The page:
______________________________
    The CoTH CYA - please consult w/your veterinarian under any and all circumstances. - ET


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  9. #9
    Join Date
    Mar. 31, 2012
    Location
    Coastal NC
    Posts
    931

    Default

    Quote Originally Posted by merrygoround View Post
    Not to sound like a bad Horse Mom, but I've made the observation that hay they left in their stalls in the am is now vanishing on these last few cold nights..

    Poor chubby babies are just desperate.
    I have made the same observation during this cold snap. I would rather eat Capt. Crunch than Cheerios and I suppose my horses feel the same way.



  10. #10
    Join Date
    Jun. 30, 2006
    Location
    Middle Tennessee
    Posts
    4,661

    Default

    Often: "dusty"= mold spores

    If you look reeeeally closely in good light you can sometimes see the fine sporangiophores that look like little hairs.

    But otherwise, if you're sure it's not mold, I also condone the "tough love" treatment.
    Don't fall for a girl who fell for a horse just to be number two in her world... ~EFO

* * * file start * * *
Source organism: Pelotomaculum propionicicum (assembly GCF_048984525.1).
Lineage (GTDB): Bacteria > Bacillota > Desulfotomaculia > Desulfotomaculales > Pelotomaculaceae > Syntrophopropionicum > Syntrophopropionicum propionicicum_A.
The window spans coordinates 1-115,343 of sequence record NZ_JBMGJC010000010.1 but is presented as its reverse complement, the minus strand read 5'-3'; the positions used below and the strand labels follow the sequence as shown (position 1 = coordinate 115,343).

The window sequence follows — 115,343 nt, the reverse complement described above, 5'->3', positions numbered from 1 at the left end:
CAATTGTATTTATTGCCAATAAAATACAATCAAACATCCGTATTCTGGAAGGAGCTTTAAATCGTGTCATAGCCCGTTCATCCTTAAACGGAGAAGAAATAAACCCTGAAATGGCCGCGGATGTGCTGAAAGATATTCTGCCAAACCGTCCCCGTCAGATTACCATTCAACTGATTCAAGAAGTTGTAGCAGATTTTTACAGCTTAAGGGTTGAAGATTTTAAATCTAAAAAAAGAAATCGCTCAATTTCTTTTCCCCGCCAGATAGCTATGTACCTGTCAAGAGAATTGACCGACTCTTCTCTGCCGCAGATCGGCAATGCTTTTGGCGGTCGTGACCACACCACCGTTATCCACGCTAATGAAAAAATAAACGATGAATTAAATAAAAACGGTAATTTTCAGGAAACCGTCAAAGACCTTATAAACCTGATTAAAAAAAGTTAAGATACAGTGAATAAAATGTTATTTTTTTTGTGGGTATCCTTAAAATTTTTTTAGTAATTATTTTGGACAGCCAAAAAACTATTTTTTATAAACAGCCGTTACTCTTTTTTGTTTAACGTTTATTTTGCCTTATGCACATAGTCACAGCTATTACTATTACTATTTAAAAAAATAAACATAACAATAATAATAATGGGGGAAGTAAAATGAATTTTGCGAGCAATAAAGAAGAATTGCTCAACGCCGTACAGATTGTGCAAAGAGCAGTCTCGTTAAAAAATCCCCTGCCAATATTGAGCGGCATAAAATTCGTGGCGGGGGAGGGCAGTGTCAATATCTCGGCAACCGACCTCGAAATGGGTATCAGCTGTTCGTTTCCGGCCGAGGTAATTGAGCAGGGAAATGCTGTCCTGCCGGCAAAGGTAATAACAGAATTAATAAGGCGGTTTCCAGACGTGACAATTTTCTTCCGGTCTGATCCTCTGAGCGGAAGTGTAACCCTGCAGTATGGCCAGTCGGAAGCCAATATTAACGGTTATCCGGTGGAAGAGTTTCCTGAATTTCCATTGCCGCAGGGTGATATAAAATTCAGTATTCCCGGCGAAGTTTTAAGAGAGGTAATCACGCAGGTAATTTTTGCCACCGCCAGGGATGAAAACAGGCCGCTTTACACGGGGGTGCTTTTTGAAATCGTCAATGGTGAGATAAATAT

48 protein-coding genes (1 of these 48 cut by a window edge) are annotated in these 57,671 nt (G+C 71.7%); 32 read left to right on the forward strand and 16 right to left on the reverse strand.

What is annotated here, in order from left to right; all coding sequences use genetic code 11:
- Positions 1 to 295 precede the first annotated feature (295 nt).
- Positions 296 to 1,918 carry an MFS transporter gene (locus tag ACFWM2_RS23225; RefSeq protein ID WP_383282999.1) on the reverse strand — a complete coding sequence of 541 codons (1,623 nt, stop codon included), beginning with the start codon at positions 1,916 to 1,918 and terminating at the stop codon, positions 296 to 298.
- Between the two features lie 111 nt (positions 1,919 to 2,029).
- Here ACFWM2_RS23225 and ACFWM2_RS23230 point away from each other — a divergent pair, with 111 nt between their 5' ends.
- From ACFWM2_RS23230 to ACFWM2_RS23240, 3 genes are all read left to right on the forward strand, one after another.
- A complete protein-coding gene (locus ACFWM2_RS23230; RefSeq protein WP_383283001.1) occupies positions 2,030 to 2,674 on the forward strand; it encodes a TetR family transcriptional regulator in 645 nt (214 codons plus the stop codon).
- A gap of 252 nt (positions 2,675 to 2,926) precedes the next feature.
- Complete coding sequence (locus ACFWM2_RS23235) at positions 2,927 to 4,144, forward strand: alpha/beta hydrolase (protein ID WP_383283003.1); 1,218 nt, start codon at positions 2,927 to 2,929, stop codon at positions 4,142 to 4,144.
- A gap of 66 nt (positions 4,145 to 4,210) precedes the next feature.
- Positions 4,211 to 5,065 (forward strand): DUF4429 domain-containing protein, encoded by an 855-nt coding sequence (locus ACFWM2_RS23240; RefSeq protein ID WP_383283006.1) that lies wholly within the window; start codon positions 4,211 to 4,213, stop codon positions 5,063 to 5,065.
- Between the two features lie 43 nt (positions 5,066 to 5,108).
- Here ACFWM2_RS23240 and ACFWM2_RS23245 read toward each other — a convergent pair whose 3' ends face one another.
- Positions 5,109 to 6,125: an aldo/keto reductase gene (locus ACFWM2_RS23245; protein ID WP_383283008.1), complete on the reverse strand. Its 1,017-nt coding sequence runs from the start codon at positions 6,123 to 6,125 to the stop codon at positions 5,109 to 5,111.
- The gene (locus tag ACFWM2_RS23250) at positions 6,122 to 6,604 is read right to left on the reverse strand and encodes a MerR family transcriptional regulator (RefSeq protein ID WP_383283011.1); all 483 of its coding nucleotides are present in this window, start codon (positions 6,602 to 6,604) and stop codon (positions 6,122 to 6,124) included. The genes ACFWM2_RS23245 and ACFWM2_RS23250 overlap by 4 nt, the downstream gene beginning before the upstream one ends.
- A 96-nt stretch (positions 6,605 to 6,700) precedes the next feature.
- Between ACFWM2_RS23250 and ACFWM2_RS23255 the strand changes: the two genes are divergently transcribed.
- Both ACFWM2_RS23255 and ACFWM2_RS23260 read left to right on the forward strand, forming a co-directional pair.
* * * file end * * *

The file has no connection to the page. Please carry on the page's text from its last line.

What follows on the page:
11. #11
    Join Date
    Jan. 29, 2002
    Posts
    1,596

    Default

    I realize I'm in the very slim minority with my opinion, but I would never resort to the 'tough love' thing when it comes to hay. If all horses are turning their noses up at the hay, it's crap hay. Sure, if they have nothing, they would probably eat anything. Is that how we want to treat the animals we love?


    2 members found this post helpful.

  12. #12
    Join Date
    Oct. 22, 2009
    Location
    Little Pond Farm
    Posts
    348

    Default

    I'm in the same situation. Had 250 bales delivered from the field in the summer and my guys wont touch it. Im selling it back to the farmer to sell for mulch hay. It looks good and smells good but if my guys turn their noses up at it, I trust their instincts and hay judging capabilities over mine.


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  13. #13
    Join Date
    Dec. 12, 2004
    Location
    Massachusetts
    Posts
    6,297

    Default

    Quote Originally Posted by JB View Post
    My guys have been inhaling my dusty, ugly hay, and begrudgingly eating the pretty, fresh hay

    I'm in a similar boat! I have a lovely, 2nd cut horse pasture mix that is just gorgeous hay.

    What is everyone pining over? The rough, IR-friendly hay that I got tested...it's literally nothing but fiber, it's something like 4%NSC (and a life saver for my IR mare, for that reason!). I am unsure what the hay for this year will test like, and I do not have anything else in my lofts suitable for this mare to eat unsoaked, and so I am carefully doling this out to her in her separate paddock.

    The geldings, who get to eat the delicious second cut, stand by the fence line so that any little wisp of this crap hay that blows under the fence, they can hoover up.

    HORSES!